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It's time to clear your memory bank on the Ford Motor Company. It's changed. Road-hugging weight, the classically elegant formal look, marshmallow suspensions, and park-bench bumpers don't live here anymore. Oh, you can still find stray Granadas or LTD IIs rolling off the assembly line, wrought from obsolete philosophies, but their days are numbered. It's only the new Fords that matter now—the Fiesta, the Fairmont, and this new Mustang. The thinking behind them is as fresh as tomorrow.

Even the gray-flannel guys in Dearborn are talking performance again. And when they use such a word—culled from the Ford archives, dusted off, and sent out through excitable journalists like us—it is always preceded by an active verb like "maximize" or "optimize." The whole company is on the car-enthusiast case again. After a long stay of execution for fun-to-drive Fords, they're back. Product planners are boasting about zero-to-sixty acceleration, 120-mph top speeds, slalom-course results, and turbo motors. And there's a whole lot more than idle conversation. The hardware is right here for you to judge for yourself—Fords like you've never imagined before.

The new Mustang and its Lincoln-Mercury sister ship, the Capri, are twin bolts of automotive lightning out of an uncharted corner of the car-building cosmos. Nothing but seven chrome letters, three engines, and three transmissions was saved from the old Mustang II. We can all thank our lucky stars that every other trace of that mini-Mark has been laid to permanent rest. The new Mustang's floorpan and several steering and suspension pieces come from the Fairmont, and this is the best clue to what a blockbuster this new car is.

If you liked the Fairmont, you'll do cartwheels over the Mustang. We know you did and will. While one responsible editor right here at C/D was pronouncing the Fairmont the best American-made sedan ever, you readers were busy voting it the most significant new domestic car for 1978. Add a four-speed, your choice of a rumbly V-8 or turbocharging, sticky tires, and a body with aerodynamics good enough for Le Mans, and you've got the Mustang. It's a piece of Detroit iron ready and able to over-rev your pulse rate. Maybe, just maybe, Ford's performance penance is over at last.

It should go without saying that this new car is a lightweight, shrewdly engineered defender of the environment and saver of natural resources. Oddly enough, it's not downsized in sheer physical dimensions. The Mustang II was a cramped 2+2, kind of a stylized concentration booth. Chopped-up seating space is hardly in vogue these days, so the new Mustang is bigger: 4.2 inches longer in wheelbase and overall length, and stretched about an inch in height and in the front and rear tracks. The wheelbase is about the same as the German Capri's, but there are 4.3 extra inches in length and 2.6 more in width. Almost all roominess dimensions are up, with the biggest gains made in interior width and cargo space. Four fit inside for the first time with no need for novocaine to numb the pain of back-seat passengers.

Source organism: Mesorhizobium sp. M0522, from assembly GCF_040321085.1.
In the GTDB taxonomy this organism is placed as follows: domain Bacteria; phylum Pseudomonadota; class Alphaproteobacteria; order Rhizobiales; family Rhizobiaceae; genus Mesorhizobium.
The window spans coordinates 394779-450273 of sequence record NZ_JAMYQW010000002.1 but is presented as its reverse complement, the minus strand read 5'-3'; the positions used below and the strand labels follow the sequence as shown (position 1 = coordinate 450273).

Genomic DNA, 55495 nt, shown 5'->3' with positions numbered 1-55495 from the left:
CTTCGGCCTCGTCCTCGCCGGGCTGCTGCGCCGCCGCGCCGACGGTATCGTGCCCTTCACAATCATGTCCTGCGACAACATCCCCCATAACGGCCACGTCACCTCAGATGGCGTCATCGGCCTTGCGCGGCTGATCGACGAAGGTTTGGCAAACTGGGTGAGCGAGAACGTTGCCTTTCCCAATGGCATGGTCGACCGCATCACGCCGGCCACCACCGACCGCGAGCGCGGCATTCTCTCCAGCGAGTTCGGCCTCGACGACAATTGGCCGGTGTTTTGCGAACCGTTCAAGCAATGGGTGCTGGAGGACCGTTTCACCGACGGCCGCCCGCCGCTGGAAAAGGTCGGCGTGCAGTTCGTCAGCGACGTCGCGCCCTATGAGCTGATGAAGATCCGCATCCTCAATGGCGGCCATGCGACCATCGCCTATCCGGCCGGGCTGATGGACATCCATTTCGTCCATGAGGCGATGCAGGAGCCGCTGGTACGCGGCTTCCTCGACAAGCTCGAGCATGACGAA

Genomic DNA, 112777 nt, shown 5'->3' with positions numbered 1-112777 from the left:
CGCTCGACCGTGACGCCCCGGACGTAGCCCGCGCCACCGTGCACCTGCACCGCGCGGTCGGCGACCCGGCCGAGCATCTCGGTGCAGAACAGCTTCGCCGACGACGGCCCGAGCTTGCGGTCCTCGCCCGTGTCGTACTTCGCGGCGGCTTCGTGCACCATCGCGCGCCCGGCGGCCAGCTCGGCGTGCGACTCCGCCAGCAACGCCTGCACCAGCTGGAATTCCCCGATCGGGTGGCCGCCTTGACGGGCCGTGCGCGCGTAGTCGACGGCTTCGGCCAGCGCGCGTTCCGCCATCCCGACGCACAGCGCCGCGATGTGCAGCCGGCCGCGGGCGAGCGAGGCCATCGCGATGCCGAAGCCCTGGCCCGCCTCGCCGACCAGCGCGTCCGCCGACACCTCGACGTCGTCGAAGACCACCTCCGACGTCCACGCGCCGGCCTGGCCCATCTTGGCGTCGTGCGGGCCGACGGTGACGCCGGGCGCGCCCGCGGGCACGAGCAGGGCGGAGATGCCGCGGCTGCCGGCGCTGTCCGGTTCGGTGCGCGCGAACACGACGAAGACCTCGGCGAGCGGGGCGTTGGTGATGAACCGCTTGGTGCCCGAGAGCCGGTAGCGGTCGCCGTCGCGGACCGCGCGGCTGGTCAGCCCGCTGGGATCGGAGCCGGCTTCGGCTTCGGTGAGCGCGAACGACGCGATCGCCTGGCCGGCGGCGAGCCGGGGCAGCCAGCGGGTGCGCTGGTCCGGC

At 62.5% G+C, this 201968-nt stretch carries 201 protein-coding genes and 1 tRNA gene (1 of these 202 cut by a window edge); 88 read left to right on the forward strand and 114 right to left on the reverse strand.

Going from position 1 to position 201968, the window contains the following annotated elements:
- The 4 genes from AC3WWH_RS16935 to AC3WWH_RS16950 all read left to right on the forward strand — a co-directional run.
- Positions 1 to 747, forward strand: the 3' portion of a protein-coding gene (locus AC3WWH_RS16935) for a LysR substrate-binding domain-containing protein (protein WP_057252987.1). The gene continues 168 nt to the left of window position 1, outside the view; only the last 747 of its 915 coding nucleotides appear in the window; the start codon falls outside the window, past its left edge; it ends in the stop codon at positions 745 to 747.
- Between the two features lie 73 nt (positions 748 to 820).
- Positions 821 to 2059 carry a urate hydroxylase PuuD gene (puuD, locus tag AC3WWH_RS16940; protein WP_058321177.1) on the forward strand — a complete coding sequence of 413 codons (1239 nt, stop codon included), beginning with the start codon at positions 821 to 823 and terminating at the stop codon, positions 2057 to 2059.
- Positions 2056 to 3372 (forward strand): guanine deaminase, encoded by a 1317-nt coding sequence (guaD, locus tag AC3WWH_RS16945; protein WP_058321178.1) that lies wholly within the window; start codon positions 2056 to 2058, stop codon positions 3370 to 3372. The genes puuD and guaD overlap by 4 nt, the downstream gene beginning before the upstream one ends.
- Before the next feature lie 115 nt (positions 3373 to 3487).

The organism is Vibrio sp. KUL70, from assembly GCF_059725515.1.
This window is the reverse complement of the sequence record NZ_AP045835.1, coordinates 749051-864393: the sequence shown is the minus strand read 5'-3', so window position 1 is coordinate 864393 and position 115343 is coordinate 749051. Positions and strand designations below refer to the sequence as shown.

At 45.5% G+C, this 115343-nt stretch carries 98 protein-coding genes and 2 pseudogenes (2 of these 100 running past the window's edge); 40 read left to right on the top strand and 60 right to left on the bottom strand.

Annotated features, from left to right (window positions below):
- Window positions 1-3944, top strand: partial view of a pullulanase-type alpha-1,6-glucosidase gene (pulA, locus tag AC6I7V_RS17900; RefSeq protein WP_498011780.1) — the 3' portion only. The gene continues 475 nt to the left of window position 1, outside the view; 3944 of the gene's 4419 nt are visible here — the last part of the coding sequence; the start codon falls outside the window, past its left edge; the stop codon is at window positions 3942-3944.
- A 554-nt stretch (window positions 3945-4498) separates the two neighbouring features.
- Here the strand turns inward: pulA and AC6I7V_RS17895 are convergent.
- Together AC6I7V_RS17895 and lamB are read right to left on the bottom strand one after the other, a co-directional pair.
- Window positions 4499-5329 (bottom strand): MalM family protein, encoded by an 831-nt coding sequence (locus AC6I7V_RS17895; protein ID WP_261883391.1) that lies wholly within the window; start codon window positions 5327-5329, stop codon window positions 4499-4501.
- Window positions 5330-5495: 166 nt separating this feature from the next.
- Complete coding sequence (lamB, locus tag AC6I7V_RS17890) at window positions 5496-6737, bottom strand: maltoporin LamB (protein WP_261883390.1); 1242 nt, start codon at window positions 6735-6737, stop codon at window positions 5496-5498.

Even so, weight has been saved. Two hundred pounds of the Mustang II and 68 pounds of the old Capri have been left on the cutting-room floor. This may not seem like much in a day of 700-to-800-pound metalectomies, but in the case of the new Mustang, 200 pounds is just slightly less than 8 percent of the base car's 2530-pound curb weight. The fact that no money was spent for aluminum cylinder heads, bumpers, or sheetmetal in the base car makes the job even more of an engineering accomplishment.

A light curb weight helps, but it's really not what brings the thrill back to the Mustang. This car works because every one of the thousands who participated in the project had his thoughts focused like a laser beam on one clear goal: to build a performance car that could burn a fresh trail through classic hot-car hang-ups clear into the Eighties. It had to look, go, and feel fun-to-drive, and, by sheer willpower as much as anything else, it does.

In our introduction to the new Mustang, the styling message came first. Ford prefers the term "design," as if styling connotes irresponsible clay modelers whittling forms that engineers could never really make into usable cars. Jack Telnack is executive director of North American Light Car and Truck Design at Ford Motor Company, and within moments of our entering his office, which looks like a prototype NASA departure lounge, he was deep into a postgraduate lecture on automobile aerodynamics. Telnack is a function-above-all-else guy, and in the Mustang's case the form that followed was one that could whistle four passengers comfortably through the atmosphere with minimal disturbance of the air. This means that the very first strokes of the stylist's pen were motivated by aerodynamic concerns, primarily low drag. It's the first time aerodynamics has played such a role in a Ford non-racing product, and perhaps the most dedicated search for low drag ever undertaken for any American-made car. Knife-edge noses, laid-back windshields, and flush-mounted side windows were drawn and redrawn to create a car that could be both built and used. The streamlined skin that came from all this was mated to a shortened Fairmont platform, where it met the harsh realities of upright seating and federal bumper and headlamp heights, so the new Mustang is indeed blunter than initial renderings. But it's still a very sleek car by today's standards.